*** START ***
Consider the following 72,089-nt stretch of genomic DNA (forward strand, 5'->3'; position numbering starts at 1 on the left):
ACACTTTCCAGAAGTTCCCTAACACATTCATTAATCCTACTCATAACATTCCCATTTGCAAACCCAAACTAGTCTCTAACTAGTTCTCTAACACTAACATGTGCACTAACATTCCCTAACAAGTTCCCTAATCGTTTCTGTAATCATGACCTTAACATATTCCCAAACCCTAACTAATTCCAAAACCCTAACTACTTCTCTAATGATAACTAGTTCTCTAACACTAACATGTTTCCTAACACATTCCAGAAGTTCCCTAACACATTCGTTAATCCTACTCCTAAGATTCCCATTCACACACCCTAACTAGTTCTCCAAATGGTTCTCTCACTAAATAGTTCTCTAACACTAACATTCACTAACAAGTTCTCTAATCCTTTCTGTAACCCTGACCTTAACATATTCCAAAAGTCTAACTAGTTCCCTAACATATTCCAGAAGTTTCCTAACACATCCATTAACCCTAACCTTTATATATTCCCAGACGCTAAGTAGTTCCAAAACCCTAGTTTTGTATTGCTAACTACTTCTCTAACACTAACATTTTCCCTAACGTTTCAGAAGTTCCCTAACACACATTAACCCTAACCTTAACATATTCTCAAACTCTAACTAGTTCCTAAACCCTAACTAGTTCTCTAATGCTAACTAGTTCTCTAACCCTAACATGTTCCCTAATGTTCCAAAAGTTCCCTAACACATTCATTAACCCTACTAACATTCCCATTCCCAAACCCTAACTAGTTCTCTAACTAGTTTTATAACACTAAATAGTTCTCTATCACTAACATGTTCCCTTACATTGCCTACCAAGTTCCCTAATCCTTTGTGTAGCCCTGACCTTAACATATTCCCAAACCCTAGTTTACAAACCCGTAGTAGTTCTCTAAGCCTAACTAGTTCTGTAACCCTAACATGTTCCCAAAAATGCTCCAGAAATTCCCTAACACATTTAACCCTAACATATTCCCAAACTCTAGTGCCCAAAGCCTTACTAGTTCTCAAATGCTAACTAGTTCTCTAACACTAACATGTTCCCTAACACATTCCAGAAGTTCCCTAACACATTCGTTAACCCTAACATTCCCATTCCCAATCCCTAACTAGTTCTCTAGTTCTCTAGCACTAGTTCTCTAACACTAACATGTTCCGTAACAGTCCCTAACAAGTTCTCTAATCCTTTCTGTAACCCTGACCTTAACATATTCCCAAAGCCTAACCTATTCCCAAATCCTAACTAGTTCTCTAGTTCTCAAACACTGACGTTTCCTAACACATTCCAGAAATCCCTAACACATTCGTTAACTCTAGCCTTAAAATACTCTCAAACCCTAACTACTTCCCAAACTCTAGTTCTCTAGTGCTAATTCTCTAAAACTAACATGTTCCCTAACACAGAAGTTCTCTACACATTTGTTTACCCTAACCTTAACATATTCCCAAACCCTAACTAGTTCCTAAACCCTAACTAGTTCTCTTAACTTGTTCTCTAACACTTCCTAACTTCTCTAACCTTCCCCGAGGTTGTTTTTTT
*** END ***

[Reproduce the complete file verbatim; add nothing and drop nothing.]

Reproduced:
Consider the following 72,089-nt stretch of genomic DNA (forward strand, 5'->3'; position numbering starts at 1 on the left):
ACACTTTCCAGAAGTTCCCTAACACATTCATTAATCCTACTCATAACATTCCCATTTGCAAACCCAAACTAGTCTCTAACTAGTTCTCTAACACTAACATGTGCACTAACATTCCCTAACAAGTTCCCTAATCGTTTCTGTAATCATGACCTTAACATATTCCCAAACCCTAACTAATTCCAAAACCCTAACTACTTCTCTAATGATAACTAGTTCTCTAACACTAACATGTTTCCTAACACATTCCAGAAGTTCCCTAACACATTCGTTAATCCTACTCCTAAGATTCCCATTCACACACCCTAACTAGTTCTCCAAATGGTTCTCTCACTAAATAGTTCTCTAACACTAACATTCACTAACAAGTTCTCTAATCCTTTCTGTAACCCTGACCTTAACATATTCCAAAAGTCTAACTAGTTCCCTAACATATTCCAGAAGTTTCCTAACACATCCATTAACCCTAACCTTTATATATTCCCAGACGCTAAGTAGTTCCAAAACCCTAGTTTTGTATTGCTAACTACTTCTCTAACACTAACATTTTCCCTAACGTTTCAGAAGTTCCCTAACACACATTAACCCTAACCTTAACATATTCTCAAACTCTAACTAGTTCCTAAACCCTAACTAGTTCTCTAATGCTAACTAGTTCTCTAACCCTAACATGTTCCCTAATGTTCCAAAAGTTCCCTAACACATTCATTAACCCTACTAACATTCCCATTCCCAAACCCTAACTAGTTCTCTAACTAGTTTTATAACACTAAATAGTTCTCTATCACTAACATGTTCCCTTACATTGCCTACCAAGTTCCCTAATCCTTTGTGTAGCCCTGACCTTAACATATTCCCAAACCCTAGTTTACAAACCCGTAGTAGTTCTCTAAGCCTAACTAGTTCTGTAACCCTAACATGTTCCCAAAAATGCTCCAGAAATTCCCTAACACATTTAACCCTAACATATTCCCAAACTCTAGTGCCCAAAGCCTTACTAGTTCTCAAATGCTAACTAGTTCTCTAACACTAACATGTTCCCTAACACATTCCAGAAGTTCCCTAACACATTCGTTAACCCTAACATTCCCATTCCCAATCCCTAACTAGTTCTCTAGTTCTCTAGCACTAGTTCTCTAACACTAACATGTTCCGTAACAGTCCCTAACAAGTTCTCTAATCCTTTCTGTAACCCTGACCTTAACATATTCCCAAAGCCTAACCTATTCCCAAATCCTAACTAGTTCTCTAGTTCTCAAACACTGACGTTTCCTAACACATTCCAGAAATCCCTAACACATTCGTTAACTCTAGCCTTAAAATACTCTCAAACCCTAACTACTTCCCAAACTCTAGTTCTCTAGTGCTAATTCTCTAAAACTAACATGTTCCCTAACACAGAAGTTCTCTACACATTTGTTTACCCTAACCTTAACATATTCCCAAACCCTAACTAGTTCCTAAACCCTAACTAGTTCTCTTAACTTGTTCTCTAACACTTCCTAACTTCTCTAACCTTCCCCGAGGTTGTTTTTTT